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Messages - narvin

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The Pub / Re: awk sucks
« on: February 10, 2011, 09:30:32 AM »
Why the hell would awk return a value of 1 when I say

awk '{ if ( $9 == "step" ){ print $9 }}' $mut1 > $out1

and the value in that column is 0?  Isn't this a string comparison?  Why does 0 == "step" ?  Makes no sense.  This fixed it though, after 20 minutes of trouble shooting.  Stupid awk.

awk '{ if ( $9 ~ /step/ ){ print $9 }}' $mut1 > $out1

Dunno, your first example should work.

Note that your regular expression in the second example is searching for any string containing the substring "step".  If you want to match only the entire word, you need to use /^step$/

Those of you that have experimented with hopstand - adding flame out hops and NOT chilling for a while....
any words of wisdom or experiences on how to roughly calculate IBU contributions?

I suppose time and temp are big variables, but what does it taste like to YOU?


If you listen to the Firestone Walker episode of Can You Brew It, I think the brewer said something about their flameout hops contributing 20 or 25 IBUs in an 60 minute whirlpool, or something like that.  You'd have to go back and listen to get the specifics.

The Pub / Re: Okay, 3D sucks
« on: January 11, 2011, 09:29:10 PM »
Nux Vomica is nutmeg. And ingesting it- something like a whole nut or more has effects. Interesting effects.  ;)

Or... strychnine?  Maybe that's what blue got into!

All Grain Brewing / Re: Belgian Malt sources
« on: January 08, 2011, 07:19:13 AM »
I've used both Dingemanns and MFB pilsner malts in my Belgian Tripels, Saisons, and Strong Goldens.... beers with little to no other additions other that sugar.  I haven't done a true side by side comparison, but I haven't really noticed any difference between the two.  Considering that I can get the MFB for $30 less, that's what I use.

Also, you have to consider how old that article is.  What was true of the North American malts then is not necessarily true now.  DWC is long gone, and although Dingemanns is considered a worthy sub, it's not going to be the same.  According to the pages I found, the MFB pils actually has a lower protein content, something listed as important in the original article:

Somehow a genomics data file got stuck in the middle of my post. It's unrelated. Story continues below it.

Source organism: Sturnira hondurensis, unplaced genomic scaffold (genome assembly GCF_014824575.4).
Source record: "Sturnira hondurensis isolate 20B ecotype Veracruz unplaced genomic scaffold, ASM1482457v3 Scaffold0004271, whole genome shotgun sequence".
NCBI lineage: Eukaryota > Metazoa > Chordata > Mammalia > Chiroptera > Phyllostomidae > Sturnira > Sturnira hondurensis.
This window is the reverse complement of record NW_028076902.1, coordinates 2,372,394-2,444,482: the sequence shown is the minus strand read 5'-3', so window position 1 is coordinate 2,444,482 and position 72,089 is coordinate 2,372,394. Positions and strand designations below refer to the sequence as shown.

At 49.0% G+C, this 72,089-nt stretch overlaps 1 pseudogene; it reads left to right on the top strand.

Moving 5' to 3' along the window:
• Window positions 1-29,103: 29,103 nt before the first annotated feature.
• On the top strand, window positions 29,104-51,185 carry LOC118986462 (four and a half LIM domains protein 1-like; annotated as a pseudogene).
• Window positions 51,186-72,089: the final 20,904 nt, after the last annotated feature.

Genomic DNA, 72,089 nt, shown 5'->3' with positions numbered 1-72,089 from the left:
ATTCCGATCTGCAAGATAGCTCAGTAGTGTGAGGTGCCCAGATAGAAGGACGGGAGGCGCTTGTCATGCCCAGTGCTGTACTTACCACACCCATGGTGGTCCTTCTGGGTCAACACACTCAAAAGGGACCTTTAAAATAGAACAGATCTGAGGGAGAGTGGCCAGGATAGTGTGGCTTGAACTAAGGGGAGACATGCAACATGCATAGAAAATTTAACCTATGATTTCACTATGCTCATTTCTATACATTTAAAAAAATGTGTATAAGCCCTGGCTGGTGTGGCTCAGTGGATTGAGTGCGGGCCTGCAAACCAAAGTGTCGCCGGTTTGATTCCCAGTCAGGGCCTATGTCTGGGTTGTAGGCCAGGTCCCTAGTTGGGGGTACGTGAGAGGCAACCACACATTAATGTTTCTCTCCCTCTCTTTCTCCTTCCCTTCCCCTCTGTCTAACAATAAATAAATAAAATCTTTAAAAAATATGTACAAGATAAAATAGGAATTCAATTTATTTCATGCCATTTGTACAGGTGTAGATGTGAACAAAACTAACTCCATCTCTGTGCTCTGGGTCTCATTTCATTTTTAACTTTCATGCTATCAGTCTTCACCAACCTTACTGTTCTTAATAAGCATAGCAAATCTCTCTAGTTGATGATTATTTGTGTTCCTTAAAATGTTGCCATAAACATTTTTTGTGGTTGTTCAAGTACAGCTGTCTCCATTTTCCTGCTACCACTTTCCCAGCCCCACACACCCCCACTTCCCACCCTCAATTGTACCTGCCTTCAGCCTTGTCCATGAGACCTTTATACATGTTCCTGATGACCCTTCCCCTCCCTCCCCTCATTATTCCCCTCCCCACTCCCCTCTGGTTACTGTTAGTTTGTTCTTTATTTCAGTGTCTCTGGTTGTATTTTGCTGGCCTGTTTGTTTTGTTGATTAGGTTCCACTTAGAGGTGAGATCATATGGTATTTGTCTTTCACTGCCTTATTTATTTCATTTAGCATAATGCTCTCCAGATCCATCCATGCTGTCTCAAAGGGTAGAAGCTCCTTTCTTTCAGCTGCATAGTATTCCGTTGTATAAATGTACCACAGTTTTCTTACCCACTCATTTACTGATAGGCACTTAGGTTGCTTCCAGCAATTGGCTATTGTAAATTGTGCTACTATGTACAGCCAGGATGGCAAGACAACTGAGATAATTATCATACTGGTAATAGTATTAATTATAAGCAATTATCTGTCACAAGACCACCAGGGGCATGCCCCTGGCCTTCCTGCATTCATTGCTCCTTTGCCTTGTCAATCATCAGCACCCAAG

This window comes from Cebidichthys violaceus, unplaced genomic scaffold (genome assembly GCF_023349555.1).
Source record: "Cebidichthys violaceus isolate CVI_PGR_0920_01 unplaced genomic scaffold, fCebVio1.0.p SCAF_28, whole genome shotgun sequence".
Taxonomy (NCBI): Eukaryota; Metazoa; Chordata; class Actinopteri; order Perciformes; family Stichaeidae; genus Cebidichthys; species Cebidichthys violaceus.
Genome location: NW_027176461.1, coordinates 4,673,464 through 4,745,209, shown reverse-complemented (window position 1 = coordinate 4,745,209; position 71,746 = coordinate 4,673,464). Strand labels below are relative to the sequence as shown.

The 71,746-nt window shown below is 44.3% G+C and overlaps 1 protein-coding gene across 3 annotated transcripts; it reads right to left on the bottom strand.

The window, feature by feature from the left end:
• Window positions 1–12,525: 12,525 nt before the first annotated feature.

Yeast and Fermentation / Re: Wort aeration needed?
« on: January 05, 2011, 07:49:49 AM »
I wasn't necessarily trying to single out aeration as a problem... I've just been thinking about how some of my Belgian ales recently haven't had the ester profile I like now that my process is "better".  I guess the flipside of this question is, are my starters too big?  You can't really consider one variable without the other.

I definitely want to do a side by side experiment with my next batch.  I think it might be time to do another Belgian Strong Golden... mmm.  :)

I would personally not brew with that water.  I doubt it will taste right, although I don't think the Magnesium is quite high enough to act as a laxative.  That could at least be a fun joke to play on people you don't like.

Yeast and Fermentation / Re: Wort aeration needed?
« on: December 29, 2010, 09:15:56 AM »
I am in the camp that aerates.  Even though you've created a population of healthy yeast with high sterols, they can still use more sterols as they acclimate and multiply in the lag and growth phases.  This is especially important with higher gravity worts.  

The good thing is that you indicate that you've made a large starter.  Have you compared that estimated yeast population to one of those pitching guides such as Mr. Malty?  If you're overpitching, then the need for aeration is reduced.  If you're only marginal, then aeration is still warranted.